After creating and expressing 55,000 novel zinc finger sequences, our team needed to determine which ones effectively bind to their respective target sites. By tying zinc finger binding to cell survival (using an efficient selection system) all cells without successful binders would die, and thus living colonies indicate a viable zinc finger.

Team members constructed a one-hybrid selection system based off a metabolic system designed by Meng et al[9] which tied zinc finger binding to histidine production. When grown in media without histidine, the cells can only survive if a zinc finger-omega subunit of RNA polymerase (also knocked out in the strain) fusion protein binds successfully and initiates creation of histidine.

Where our team's selection departs from the one described by Meng and others is its use of a genome-based rather than plasmid-based system. Not only did team members knock out HisB, PyrF, and rpoZ ourselves using the newly developed techniques of MAGE and lambda red, we also inserted the zinc finger binding site construct directly into the genome instead of expressing it in the cell on a vector.

For a complete overview of how our selection system was designed, tested, and optimized, see Test.


See our results page for a summary of our most significant findings.

By submitting the necessary strains and parts to the registry, and publishing these easy-to-follow protocols along with our source code, it is our hope that future iGEM teams will also use these techniques in their own synthetic biology projects.

Technological Applications

Our zinc fingers and their clinical applications are a new technology that maximize efficiency and decrease cost. The novel methods we employed in our project have the potential to revolutionize synthetic biology practices, and the way that future iGEM competitions are conducted. To learn more about the technological applications of our project, please see our Technology page.


1. Sriram Kosuri, Nikolai Eroshenko, Emily M LeProust, Michael Super, Jeffrey Way, Jin Billy Li, George M Church. (2010). Scalable gene synthesis by selective amplification of DNA pools from high-fidelity microchips. Nature Biotechnology, 28(12):1295-9. [1]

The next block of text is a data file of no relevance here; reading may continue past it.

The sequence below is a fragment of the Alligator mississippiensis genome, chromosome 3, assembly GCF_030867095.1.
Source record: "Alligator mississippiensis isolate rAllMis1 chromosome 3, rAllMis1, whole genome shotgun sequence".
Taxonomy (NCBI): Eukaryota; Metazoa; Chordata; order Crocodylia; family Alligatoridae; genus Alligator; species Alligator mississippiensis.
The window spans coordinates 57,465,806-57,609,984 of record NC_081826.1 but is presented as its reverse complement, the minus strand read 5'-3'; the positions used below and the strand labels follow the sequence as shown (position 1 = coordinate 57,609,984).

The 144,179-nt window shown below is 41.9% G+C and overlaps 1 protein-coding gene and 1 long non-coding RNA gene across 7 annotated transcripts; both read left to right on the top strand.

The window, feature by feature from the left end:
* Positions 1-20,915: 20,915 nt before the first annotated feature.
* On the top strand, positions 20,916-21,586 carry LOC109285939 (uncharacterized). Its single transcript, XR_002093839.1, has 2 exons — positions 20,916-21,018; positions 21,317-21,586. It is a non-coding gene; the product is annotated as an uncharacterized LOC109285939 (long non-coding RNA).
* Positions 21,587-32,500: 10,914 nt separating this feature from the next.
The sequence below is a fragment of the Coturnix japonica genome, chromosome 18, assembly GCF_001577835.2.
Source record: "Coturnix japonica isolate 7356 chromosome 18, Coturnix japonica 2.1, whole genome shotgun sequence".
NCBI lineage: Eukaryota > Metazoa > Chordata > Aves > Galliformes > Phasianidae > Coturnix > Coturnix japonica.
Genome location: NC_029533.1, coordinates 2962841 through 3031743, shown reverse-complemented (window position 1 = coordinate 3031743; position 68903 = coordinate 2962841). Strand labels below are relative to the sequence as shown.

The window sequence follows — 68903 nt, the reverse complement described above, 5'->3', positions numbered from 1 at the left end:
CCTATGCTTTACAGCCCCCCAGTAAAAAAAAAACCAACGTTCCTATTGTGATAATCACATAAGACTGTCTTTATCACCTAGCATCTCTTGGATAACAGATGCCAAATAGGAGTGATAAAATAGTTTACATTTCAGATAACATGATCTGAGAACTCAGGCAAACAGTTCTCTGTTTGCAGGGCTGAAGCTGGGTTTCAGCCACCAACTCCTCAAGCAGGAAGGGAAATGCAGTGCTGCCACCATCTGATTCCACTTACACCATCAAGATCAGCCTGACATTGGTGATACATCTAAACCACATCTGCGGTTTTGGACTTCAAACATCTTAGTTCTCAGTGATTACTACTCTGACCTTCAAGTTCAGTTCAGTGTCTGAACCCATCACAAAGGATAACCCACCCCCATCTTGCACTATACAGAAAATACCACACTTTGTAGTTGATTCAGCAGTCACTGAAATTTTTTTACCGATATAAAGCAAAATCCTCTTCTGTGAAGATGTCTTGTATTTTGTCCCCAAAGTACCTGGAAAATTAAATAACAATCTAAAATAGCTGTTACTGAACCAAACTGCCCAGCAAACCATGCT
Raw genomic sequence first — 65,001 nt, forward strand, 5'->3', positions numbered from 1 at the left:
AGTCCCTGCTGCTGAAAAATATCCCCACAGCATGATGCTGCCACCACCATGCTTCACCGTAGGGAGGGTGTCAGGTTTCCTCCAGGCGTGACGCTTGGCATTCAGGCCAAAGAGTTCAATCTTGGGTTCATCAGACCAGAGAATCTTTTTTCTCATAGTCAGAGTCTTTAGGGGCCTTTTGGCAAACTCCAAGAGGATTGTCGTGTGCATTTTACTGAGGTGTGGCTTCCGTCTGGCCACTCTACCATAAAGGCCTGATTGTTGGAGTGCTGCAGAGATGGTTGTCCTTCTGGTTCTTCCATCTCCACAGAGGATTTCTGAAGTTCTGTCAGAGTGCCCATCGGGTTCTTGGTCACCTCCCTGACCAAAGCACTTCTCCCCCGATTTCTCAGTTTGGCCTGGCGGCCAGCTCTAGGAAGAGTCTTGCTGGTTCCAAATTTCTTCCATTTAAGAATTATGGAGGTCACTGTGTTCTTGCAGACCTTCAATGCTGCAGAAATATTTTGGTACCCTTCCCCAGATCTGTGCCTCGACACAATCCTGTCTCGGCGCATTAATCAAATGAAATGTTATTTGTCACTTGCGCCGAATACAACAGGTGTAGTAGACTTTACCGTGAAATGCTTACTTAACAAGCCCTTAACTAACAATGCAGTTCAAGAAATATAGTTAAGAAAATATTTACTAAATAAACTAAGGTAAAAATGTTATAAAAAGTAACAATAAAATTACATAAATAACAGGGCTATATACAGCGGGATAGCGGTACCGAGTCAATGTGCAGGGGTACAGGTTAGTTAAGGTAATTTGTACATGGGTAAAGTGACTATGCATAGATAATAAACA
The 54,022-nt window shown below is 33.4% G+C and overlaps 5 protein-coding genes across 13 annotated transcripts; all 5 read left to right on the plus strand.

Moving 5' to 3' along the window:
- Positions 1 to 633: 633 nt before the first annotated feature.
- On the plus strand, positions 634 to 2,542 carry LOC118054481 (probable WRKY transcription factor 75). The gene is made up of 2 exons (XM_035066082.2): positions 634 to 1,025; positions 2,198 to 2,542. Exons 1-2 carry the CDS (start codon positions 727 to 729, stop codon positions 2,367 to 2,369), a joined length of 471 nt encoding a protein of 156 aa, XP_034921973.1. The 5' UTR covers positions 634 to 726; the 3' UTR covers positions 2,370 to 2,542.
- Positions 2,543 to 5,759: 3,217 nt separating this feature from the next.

2. Harris H. Wang, Farren J. Isaacs, Peter A. Carr, Zachary Z. Sun, George Xu, Craig R. Forest, George M. Church. Programming cells by multiplex genome engineering and accelerated evolution. (2009). Nature, 460(7257):894-8. [2]

3. Isaacs FJ, Carr PA, Wang HH, Lajoie MJ, Sterling B, Kraal L, Tolonen AC, Gianoulis TA, Goodman DB, Reppas NB, Emig CJ, Bang D, Hwang SJ, Jewett MC, Jacobson JM, Church GM. (2011). Precise manipulation of chromosomes in vivo enables genome-wide codon replacement. Science, 333(6040):348-53. [3]

4. Yu, D., H. M. Ellis, et al. (2000). An efficient recombination system for chromosome engineering in Escherichia coli. Proceedings of the National Academy of Sciences of the United States of America 97(11): 5978-5983.[4]

5. Mosberg JA, Lajoie MJ, Church GM. Lambda red recombineering in Escherichia coli occurs through a fully single-stranded intermediate. Genetics 2010;186:791-799.[5]

6. Jeffry D Sander, Elizabeth J Dahlborg, Mathew J Goodwin, Lindsay Cade, Feng Zhang, Daniel Cifuentes, Shaun J Curtin, Jessica S Blackburn, Stacey Thibodeau-Beganny, Yiping Qi, Christopher J Pierick, Ellen Hoffman, Morgan L Maeder, Cyd Khayter, Deepak Reyon, Drena Dobbs, David M Langenau, Robert M Stupar, Antonio J Giraldez, Daniel F Voytas, Randall T Peterson,Jing-Ruey J Yeh, J Keith Joung. Selection-free zinc-finger-nuclease engineering by context-dependent assembly (CoDA)(2011). Nature Methods 8, 67–69. [6]

7. Morgan L. Maeder, Stacey Thibodeau-Beganny, Anna Osiak, David A. Wright, Reshma M. Anthony, Magdalena Eichtinger, Tao Jiang, Jonathan E. Foley, Ronnie J. Winfrey, Jeffrey A. Townsend, Erica Unger-Wallace, Jeffry D. Sander, Felix Müller-Lerch, Fengli Fu, Joseph Pearlberg, Carl Göbel, Justin P. Dassie, Shondra M. Pruett-Miller, Matthew H. Porteus, Dennis C. Sgroi, A. John Iafrate, Drena Dobbs, Paul B. McCray Jr., Toni Cathomen, Daniel F. Voytas, J. Keith Joung. Rapid “Open-Source” Engineering of Customized Zinc-Finger Nucleases for Highly Efficient Gene Modification (2008). Molecular Cell Volume 31, Issue 2, 25 July 2008, Pages 294-301.[7]

8. Anton Persikov, PhD. [8]

9. Xiangdong Meng, Michael H Brodsky, Scot A Wolfe. A bacterial one-hybrid system for determining the DNA-binding specificity of transcription factors. (2005). Nature Biotechnology, 23(8): 988-994. [9]